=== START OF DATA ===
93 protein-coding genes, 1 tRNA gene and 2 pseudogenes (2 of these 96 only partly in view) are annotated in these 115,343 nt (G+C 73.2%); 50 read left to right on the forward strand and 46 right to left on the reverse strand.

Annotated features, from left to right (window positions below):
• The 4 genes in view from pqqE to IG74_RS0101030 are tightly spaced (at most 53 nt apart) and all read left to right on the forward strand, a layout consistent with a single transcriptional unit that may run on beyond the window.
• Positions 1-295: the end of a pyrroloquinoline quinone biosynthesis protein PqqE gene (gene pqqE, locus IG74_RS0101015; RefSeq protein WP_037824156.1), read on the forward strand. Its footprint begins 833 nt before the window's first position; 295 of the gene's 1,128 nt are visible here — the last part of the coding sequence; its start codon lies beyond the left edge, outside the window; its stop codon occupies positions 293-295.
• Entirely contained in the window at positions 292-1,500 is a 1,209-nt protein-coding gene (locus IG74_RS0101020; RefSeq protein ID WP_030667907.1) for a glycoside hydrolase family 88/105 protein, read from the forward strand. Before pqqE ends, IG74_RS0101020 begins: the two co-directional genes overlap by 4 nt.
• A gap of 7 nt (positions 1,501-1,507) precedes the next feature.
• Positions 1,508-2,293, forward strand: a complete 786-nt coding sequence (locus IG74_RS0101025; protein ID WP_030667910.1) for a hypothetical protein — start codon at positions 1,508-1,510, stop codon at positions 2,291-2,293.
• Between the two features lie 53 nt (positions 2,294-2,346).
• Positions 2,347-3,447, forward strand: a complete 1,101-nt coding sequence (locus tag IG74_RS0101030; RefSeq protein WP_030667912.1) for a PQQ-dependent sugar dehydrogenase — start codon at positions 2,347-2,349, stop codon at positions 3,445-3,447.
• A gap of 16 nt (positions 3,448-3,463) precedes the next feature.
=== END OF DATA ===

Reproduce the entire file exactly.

93 protein-coding genes, 1 tRNA gene and 2 pseudogenes (2 of these 96 only partly in view) are annotated in these 115,343 nt (G+C 73.2%); 50 read left to right on the forward strand and 46 right to left on the reverse strand.

Annotated features, from left to right (window positions below):
• The 4 genes in view from pqqE to IG74_RS0101030 are tightly spaced (at most 53 nt apart) and all read left to right on the forward strand, a layout consistent with a single transcriptional unit that may run on beyond the window.
• Positions 1-295: the end of a pyrroloquinoline quinone biosynthesis protein PqqE gene (gene pqqE, locus IG74_RS0101015; RefSeq protein WP_037824156.1), read on the forward strand. Its footprint begins 833 nt before the window's first position; 295 of the gene's 1,128 nt are visible here — the last part of the coding sequence; its start codon lies beyond the left edge, outside the window; its stop codon occupies positions 293-295.
• Entirely contained in the window at positions 292-1,500 is a 1,209-nt protein-coding gene (locus IG74_RS0101020; RefSeq protein ID WP_030667907.1) for a glycoside hydrolase family 88/105 protein, read from the forward strand. Before pqqE ends, IG74_RS0101020 begins: the two co-directional genes overlap by 4 nt.
• A gap of 7 nt (positions 1,501-1,507) precedes the next feature.
• Positions 1,508-2,293, forward strand: a complete 786-nt coding sequence (locus IG74_RS0101025; protein ID WP_030667910.1) for a hypothetical protein — start codon at positions 1,508-1,510, stop codon at positions 2,291-2,293.
• Between the two features lie 53 nt (positions 2,294-2,346).
• Positions 2,347-3,447, forward strand: a complete 1,101-nt coding sequence (locus tag IG74_RS0101030; RefSeq protein WP_030667912.1) for a PQQ-dependent sugar dehydrogenase — start codon at positions 2,347-2,349, stop codon at positions 3,445-3,447.
• A gap of 16 nt (positions 3,448-3,463) precedes the next feature.